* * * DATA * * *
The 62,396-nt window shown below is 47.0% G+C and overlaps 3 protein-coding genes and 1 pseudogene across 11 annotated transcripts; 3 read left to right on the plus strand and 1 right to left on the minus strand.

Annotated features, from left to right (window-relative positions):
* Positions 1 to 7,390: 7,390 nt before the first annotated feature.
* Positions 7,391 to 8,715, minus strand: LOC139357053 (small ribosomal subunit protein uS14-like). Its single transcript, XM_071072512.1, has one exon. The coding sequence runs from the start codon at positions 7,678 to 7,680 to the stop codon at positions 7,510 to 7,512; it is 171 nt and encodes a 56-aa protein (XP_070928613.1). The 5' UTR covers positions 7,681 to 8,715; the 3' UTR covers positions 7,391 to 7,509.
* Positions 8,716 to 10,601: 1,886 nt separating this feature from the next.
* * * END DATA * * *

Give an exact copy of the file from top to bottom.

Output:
The 62,396-nt window shown below is 47.0% G+C and overlaps 3 protein-coding genes and 1 pseudogene across 11 annotated transcripts; 3 read left to right on the plus strand and 1 right to left on the minus strand.

Annotated features, from left to right (window-relative positions):
* Positions 1 to 7,390: 7,390 nt before the first annotated feature.
* Positions 7,391 to 8,715, minus strand: LOC139357053 (small ribosomal subunit protein uS14-like). Its single transcript, XM_071072512.1, has one exon. The coding sequence runs from the start codon at positions 7,678 to 7,680 to the stop codon at positions 7,510 to 7,512; it is 171 nt and encodes a 56-aa protein (XP_070928613.1). The 5' UTR covers positions 7,681 to 8,715; the 3' UTR covers positions 7,391 to 7,509.
* Positions 8,716 to 10,601: 1,886 nt separating this feature from the next.